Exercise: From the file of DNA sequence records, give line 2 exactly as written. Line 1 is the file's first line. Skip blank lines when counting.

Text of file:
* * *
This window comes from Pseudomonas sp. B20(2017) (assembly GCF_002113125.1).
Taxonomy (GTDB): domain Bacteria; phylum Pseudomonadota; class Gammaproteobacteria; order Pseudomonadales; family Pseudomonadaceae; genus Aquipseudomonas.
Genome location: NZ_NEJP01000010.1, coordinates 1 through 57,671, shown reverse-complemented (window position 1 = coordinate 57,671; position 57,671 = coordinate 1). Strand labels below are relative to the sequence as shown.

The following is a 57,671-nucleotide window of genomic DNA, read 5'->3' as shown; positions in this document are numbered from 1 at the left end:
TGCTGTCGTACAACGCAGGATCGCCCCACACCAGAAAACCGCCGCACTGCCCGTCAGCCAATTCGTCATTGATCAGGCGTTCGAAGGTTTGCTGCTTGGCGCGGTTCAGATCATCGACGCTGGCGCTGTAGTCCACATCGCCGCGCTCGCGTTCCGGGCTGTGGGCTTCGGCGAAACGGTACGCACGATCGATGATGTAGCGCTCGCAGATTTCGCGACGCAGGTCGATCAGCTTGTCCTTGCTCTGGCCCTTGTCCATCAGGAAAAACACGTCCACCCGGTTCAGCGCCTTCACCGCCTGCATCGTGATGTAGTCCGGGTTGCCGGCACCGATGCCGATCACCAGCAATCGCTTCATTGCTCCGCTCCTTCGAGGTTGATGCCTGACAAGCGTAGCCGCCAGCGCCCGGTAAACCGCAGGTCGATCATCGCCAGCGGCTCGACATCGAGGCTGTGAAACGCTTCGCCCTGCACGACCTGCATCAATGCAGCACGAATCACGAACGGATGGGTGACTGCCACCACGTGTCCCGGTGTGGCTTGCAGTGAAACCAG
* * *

Taxonomy (GTDB): domain Bacteria; phylum Pseudomonadota; class Gammaproteobacteria; order Pseudomonadales; family Pseudomonadaceae; genus Aquipseudomonas.